Like most membership based organisations, the National Seniors Association needs to strengthen the ability to recruit and retain its members. This morning we conducted a workshop with the National Seniors Association to discuss strategies to assist local branches with membership recruitment and retention.

Membership needs to be seen as a key marketing function for both the National Seniors Association and its local branches. The workshop explored the need for consistency, ensuring that local branches understood their strengths and the reasons that someone would like to join. Furthermore, we discussed techniques to ensure that prospective members were being reached and converted into active membership.

Being responsive is critical to keeping members. There is a need to develop formalized feedback channels, such as surveys to ensure that member feedback is being considered. The use of surveys enables a consistent methodology to ensure that changes can be evaluated and compared against previous results.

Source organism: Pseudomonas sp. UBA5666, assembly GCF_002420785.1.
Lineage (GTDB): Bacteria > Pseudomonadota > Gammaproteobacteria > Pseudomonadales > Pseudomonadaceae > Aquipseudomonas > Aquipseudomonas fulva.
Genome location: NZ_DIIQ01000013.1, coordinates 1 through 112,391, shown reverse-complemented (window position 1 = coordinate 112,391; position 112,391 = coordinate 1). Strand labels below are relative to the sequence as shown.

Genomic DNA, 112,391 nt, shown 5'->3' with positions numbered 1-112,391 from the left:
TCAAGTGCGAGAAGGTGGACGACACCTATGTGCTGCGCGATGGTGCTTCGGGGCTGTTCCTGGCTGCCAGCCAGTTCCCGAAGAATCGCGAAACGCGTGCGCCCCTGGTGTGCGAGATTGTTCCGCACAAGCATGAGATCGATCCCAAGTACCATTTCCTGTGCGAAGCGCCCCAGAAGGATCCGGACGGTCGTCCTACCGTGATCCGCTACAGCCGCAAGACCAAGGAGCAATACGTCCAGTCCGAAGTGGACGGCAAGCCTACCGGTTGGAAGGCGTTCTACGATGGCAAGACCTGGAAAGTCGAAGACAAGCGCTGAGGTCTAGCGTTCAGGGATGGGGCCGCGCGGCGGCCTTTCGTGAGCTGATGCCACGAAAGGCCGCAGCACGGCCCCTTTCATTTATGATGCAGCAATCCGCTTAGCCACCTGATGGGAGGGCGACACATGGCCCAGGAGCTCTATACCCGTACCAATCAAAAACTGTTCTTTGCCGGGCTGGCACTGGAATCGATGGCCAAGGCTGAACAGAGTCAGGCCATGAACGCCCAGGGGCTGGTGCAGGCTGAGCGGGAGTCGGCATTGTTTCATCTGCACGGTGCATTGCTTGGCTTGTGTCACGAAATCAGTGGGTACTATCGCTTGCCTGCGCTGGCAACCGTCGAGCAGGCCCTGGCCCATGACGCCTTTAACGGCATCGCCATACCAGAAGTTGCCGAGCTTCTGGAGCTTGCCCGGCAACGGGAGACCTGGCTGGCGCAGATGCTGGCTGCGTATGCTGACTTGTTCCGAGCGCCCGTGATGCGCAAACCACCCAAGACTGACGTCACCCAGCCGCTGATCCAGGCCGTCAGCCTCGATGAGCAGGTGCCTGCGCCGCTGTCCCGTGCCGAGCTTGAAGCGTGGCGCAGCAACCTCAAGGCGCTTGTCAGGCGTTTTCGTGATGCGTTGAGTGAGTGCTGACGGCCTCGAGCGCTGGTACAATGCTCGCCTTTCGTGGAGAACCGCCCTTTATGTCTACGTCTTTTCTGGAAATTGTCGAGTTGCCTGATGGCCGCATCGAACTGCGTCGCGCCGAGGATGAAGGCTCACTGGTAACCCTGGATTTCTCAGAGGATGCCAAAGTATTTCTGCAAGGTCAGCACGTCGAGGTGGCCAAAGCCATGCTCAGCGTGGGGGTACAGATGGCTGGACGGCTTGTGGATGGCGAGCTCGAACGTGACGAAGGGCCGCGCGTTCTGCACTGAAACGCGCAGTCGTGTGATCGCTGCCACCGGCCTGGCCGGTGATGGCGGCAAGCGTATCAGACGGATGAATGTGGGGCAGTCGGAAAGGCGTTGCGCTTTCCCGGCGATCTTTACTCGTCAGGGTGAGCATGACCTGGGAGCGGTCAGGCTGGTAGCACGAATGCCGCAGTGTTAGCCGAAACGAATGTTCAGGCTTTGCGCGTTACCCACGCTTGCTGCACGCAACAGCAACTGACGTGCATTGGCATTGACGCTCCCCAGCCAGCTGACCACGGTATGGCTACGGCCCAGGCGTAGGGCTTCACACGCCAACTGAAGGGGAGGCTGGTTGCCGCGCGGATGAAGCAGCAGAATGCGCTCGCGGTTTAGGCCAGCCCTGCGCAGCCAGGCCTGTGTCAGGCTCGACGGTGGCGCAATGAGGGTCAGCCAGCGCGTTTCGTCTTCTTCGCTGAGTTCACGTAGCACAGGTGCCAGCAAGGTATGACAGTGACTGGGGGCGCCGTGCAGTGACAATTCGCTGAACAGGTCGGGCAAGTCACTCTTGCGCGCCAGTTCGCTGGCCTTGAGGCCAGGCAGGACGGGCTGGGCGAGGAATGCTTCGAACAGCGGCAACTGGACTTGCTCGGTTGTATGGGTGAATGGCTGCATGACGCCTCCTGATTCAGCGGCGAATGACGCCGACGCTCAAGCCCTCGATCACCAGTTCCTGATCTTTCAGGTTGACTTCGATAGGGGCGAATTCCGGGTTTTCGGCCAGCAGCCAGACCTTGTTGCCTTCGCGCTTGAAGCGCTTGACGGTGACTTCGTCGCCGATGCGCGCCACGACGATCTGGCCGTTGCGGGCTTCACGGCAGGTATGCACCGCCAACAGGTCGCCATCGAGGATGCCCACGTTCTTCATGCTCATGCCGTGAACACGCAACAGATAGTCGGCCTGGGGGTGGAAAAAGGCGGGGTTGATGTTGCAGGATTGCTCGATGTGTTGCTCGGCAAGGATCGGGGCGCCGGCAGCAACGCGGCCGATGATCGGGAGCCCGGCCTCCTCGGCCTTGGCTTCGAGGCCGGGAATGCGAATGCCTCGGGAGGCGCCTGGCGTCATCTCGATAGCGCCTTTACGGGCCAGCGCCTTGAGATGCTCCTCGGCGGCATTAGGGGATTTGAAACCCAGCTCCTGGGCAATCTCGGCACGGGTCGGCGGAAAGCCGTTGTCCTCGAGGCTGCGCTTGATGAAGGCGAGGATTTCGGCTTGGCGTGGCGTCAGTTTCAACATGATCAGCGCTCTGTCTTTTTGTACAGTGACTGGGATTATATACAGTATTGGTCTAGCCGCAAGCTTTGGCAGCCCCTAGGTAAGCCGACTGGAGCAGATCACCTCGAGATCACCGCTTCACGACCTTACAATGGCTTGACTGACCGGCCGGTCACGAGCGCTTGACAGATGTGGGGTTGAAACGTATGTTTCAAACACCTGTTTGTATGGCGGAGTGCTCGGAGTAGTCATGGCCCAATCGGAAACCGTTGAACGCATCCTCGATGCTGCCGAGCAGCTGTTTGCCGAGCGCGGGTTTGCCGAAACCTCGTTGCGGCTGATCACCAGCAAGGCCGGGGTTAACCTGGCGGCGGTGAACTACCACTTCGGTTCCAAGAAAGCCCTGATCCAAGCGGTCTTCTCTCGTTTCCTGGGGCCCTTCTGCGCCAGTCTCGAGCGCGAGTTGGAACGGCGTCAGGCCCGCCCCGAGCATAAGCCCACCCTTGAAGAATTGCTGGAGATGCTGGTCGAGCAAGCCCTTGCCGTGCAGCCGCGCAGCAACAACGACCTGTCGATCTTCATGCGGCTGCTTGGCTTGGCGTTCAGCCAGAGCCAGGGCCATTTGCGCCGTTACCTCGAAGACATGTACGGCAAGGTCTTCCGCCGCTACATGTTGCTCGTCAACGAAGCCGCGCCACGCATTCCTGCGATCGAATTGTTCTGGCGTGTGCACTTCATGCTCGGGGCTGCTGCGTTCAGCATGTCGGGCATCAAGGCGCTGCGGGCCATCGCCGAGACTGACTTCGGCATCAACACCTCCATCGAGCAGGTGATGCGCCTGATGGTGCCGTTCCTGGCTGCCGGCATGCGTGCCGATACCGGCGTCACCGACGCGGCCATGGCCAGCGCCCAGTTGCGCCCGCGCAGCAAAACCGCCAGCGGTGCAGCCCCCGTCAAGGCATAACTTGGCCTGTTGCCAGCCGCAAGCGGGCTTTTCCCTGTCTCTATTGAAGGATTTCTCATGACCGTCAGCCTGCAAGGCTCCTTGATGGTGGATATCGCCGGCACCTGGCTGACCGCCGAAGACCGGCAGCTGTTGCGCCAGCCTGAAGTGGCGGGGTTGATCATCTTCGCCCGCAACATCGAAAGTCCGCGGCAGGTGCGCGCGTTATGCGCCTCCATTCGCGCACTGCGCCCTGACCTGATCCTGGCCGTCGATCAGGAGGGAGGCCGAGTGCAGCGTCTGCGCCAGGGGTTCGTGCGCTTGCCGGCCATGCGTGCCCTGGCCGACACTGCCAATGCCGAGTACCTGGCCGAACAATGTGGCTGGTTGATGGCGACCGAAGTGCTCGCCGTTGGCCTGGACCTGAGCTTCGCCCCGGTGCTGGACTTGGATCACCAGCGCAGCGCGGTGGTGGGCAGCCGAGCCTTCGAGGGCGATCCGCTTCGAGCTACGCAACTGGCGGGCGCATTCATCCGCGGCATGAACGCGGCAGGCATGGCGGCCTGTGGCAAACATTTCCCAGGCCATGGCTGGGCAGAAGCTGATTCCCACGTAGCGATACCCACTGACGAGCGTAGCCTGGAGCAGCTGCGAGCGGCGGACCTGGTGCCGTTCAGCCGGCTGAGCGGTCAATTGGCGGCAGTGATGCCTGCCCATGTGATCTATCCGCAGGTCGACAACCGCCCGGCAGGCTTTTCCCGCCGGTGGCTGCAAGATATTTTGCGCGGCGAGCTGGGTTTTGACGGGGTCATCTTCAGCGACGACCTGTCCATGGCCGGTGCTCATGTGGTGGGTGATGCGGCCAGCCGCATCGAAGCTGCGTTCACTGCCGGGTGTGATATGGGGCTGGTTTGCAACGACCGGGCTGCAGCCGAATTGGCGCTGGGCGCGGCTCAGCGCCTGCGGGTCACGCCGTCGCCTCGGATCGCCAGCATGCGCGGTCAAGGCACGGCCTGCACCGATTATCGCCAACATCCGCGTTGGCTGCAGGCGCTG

Members are stakeholders of an organisation and need to develop a sense of ownership over their organisation. Fostering this level of engagement will assist with maintaining membership numbers and keeping them actively engaged.

Startup Grind

Startup Grind with Paul Bassat

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Paul Bassat at Startup Grind June 2014

Paul Bassat at Startup Grind June 2014

Seek is often regarded as being one of Australia’s most successful technology start ups. We attended Startup Grind June 2014 and heard Paul Bassat, one of the founders of Seek speak about his experiences with developing the job search platform.

Paul came from a legal background and conceptualized Seek with his brother in the mid 1990s after they found there was a gap in the market for an Internet based job search platform. At this time the internet was fairly new to the general public, and platforms were still in their infancy. The company is now regarded as one of the most successful online job search platforms and has offices around the world.

Paul spoke about how he worked to raise money to establish Seek, as this was required to market the platform. He spoke of the importance of partnerships and how to work with corporate.